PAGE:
Yea I guess when asking it you can make a rule saying the prisoners can't take anything with them or leave anything behind. There are other variations too, I thought of one where the room has no switch and is completely empty except for a rock. Then instead of flipping a switch, they just put the rock against the wall or something and then the leader resets it by putting it in the middle of the room.

An elegant solution, but that's going to take a long time to complete. You say that each prisoner is put in the switch room for an hour, right? Then the quickest the prisoners can be freed is after 98 hrs. I will win many, many lottery jackpots before that happens. I have calculated the expected time to completion of this process (until the leader asks the guards to set everyone free) and it's 2,674 hrs. That's 111 days and 10 hrs.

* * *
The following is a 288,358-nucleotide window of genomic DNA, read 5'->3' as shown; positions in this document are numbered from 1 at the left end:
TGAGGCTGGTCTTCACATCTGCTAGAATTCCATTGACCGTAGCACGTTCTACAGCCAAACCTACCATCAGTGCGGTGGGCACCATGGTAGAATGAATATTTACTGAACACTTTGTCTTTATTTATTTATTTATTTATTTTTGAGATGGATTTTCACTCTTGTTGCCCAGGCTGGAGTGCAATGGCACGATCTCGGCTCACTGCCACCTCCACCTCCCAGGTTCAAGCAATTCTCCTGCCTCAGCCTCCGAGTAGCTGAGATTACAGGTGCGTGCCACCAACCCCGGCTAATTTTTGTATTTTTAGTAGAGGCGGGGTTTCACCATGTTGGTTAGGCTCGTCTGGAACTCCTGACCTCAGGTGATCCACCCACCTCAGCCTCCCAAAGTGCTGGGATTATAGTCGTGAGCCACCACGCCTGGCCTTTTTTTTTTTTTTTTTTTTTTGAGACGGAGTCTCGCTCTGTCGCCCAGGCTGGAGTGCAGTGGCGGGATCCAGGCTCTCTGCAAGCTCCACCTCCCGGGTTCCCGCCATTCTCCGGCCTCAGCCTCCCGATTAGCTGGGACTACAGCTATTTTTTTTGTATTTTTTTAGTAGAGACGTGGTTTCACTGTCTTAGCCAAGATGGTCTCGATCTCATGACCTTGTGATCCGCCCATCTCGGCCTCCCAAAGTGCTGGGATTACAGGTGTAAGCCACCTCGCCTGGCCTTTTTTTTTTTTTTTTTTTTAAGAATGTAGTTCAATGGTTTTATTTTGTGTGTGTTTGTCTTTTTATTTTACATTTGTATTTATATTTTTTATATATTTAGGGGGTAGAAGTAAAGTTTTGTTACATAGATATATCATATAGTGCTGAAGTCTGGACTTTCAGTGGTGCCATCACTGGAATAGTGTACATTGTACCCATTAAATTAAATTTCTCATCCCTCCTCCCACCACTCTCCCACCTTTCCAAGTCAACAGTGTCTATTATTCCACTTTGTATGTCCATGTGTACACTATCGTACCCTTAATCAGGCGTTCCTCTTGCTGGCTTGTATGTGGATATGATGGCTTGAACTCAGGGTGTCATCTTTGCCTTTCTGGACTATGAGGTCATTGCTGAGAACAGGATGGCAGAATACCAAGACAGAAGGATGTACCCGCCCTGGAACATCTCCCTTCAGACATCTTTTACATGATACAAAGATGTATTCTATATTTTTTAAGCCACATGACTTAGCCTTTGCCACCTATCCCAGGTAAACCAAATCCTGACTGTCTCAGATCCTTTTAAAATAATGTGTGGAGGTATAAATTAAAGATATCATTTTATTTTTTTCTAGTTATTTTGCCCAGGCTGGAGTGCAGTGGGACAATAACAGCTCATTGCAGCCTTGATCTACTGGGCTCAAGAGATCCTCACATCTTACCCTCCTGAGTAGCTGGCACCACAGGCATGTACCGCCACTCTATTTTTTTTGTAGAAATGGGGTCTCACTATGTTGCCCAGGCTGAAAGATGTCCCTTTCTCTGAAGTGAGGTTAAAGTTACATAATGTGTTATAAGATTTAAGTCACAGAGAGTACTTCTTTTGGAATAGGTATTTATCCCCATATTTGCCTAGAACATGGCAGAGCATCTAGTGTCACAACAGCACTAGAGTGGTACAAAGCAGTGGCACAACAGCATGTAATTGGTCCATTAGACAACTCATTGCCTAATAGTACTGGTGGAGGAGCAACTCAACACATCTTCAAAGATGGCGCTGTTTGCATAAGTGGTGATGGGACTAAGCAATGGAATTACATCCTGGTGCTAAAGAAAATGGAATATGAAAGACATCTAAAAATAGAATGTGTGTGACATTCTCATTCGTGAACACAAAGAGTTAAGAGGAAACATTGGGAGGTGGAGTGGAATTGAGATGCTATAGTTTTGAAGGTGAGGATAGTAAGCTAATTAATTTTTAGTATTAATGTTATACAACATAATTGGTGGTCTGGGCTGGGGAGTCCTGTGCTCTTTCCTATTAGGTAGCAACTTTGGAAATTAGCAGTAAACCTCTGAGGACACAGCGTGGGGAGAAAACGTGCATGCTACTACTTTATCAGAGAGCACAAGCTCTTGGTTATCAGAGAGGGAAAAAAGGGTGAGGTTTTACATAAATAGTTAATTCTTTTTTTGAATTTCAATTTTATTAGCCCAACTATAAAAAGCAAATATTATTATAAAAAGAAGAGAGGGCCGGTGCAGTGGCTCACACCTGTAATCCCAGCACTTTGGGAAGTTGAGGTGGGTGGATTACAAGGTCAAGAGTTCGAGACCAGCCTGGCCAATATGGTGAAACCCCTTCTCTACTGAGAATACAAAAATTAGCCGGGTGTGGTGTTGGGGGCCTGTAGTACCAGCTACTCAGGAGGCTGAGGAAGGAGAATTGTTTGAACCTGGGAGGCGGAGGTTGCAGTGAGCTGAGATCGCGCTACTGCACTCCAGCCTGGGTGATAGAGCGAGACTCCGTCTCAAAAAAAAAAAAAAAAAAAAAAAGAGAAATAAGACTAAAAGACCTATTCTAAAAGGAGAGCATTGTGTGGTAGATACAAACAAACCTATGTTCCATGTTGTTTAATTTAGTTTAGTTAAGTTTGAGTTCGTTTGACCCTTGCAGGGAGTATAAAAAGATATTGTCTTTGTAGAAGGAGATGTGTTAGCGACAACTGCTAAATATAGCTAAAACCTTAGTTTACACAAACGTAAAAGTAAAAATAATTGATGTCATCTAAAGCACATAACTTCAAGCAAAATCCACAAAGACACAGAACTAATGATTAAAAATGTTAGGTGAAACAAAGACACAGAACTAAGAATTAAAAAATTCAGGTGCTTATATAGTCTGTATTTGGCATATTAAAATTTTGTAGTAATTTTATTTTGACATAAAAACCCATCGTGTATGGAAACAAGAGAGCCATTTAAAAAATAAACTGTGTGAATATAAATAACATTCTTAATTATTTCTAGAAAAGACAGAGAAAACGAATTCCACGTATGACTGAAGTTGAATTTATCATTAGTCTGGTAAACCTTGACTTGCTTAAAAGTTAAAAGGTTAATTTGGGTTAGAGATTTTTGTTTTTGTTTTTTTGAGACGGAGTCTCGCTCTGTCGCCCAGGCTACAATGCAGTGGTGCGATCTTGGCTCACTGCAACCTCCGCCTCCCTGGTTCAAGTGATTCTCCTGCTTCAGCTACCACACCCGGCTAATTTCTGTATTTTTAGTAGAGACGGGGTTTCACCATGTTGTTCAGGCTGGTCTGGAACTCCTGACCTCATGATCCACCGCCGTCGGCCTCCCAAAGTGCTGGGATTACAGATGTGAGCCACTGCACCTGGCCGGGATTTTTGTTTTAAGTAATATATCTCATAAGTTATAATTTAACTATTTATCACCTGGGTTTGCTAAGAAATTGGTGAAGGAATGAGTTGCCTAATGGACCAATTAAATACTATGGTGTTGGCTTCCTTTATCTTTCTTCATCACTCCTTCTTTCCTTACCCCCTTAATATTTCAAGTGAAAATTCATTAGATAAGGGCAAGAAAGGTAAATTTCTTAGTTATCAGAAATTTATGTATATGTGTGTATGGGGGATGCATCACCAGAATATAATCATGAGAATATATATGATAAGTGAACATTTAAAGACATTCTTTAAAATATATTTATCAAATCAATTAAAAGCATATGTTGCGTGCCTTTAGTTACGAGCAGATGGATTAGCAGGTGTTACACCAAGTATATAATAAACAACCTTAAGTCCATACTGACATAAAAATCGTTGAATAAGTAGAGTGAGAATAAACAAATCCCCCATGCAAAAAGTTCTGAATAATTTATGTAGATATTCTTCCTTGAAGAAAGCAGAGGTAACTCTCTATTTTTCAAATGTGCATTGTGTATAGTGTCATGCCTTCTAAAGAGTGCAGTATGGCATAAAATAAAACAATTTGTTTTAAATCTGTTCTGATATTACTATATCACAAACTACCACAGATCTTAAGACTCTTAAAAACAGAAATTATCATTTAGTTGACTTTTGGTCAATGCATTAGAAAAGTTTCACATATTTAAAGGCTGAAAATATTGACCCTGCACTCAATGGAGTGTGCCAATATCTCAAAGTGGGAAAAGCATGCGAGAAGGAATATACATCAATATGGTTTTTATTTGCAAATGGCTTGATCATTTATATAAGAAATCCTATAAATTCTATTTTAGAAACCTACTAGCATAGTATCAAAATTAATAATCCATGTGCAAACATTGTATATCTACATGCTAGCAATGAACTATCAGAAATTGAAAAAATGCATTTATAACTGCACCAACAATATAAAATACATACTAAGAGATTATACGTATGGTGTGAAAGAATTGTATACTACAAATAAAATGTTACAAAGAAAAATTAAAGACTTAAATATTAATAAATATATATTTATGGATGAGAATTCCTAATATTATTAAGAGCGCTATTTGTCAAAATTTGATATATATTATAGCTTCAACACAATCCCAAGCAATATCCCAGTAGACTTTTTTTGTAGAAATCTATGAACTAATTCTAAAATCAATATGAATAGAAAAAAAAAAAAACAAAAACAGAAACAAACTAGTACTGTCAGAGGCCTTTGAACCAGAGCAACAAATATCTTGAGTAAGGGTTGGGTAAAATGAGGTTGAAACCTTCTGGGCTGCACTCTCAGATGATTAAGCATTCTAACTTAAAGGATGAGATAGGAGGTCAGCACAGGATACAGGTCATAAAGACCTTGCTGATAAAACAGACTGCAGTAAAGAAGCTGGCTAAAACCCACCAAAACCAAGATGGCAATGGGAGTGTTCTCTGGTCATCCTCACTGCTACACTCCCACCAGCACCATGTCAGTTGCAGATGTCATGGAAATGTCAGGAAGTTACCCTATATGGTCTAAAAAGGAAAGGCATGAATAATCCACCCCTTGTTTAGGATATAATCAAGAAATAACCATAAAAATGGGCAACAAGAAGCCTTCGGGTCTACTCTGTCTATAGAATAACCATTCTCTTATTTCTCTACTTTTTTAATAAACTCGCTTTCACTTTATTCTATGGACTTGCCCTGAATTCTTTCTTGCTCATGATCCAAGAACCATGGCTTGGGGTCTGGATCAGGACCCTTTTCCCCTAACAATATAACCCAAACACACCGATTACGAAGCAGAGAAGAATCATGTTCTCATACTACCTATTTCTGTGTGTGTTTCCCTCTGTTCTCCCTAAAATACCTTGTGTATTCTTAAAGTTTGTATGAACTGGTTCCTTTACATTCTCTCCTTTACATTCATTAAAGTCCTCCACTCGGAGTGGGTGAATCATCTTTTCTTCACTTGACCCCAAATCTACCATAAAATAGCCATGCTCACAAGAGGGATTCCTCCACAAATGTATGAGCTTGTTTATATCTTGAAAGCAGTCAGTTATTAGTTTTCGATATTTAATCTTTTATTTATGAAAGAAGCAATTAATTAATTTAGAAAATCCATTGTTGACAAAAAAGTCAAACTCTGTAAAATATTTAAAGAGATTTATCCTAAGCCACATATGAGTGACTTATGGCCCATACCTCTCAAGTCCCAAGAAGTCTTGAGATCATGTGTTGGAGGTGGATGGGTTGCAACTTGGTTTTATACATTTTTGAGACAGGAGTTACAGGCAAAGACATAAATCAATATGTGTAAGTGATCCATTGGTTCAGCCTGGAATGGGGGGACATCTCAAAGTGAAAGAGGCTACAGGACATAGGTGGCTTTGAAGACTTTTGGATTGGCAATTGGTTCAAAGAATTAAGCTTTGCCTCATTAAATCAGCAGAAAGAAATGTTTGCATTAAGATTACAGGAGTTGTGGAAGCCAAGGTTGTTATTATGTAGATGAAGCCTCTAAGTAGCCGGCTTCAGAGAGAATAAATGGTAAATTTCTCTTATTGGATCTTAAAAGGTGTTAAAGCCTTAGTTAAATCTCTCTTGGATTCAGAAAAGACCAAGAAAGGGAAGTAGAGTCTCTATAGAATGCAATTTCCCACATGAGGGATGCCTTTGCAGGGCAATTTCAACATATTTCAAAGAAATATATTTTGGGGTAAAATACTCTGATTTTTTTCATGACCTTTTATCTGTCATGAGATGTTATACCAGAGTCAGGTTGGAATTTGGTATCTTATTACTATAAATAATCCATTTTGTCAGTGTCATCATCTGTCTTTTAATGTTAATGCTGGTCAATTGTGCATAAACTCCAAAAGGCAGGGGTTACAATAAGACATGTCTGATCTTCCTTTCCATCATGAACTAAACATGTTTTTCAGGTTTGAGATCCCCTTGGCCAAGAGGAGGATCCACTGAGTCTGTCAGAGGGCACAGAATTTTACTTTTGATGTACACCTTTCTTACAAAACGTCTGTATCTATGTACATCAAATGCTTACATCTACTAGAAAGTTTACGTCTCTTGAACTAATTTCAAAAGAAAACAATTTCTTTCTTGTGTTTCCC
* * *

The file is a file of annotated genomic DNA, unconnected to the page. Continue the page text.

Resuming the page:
If the prisoners were willing to agree to even a minimal amount of risk, they could be free much earlier. After 341 hrs (about 2 weeks), there's a 95% chance that they have all visited the switch room. Not worth risking death? I hear yah. After 422 hrs, it's a 99% chance. Gator-phobic? After 536 hrs., the odds are 1 in 1,000 that not everyone has been to the room.

650 hrs. = 1 in 10,000

764 hrs. = 1 in 100,000

878 hrs. = 1 in 1,000,000

1,000 hrs (still less than half of the expected time of the process) = 1 in 11,883,772

**One assumption that I made above that is not outlined in the original wording of the riddle is that as soon as one prisoner leaves the room, the next one's hour immediately begins. This is crucial to my "play the odds" strategy because the prisoners need to have some idea of how many of them have gone to the room in order to know when the roll of the dice will give them the odds that they desire. However, the more infrequent the visits, the longer it takes for that sure-thing process to work, and if just one prisoner (or the leader) gets transferred, paroled, or dies before changing the switch in the room, then they will all be in jail for life.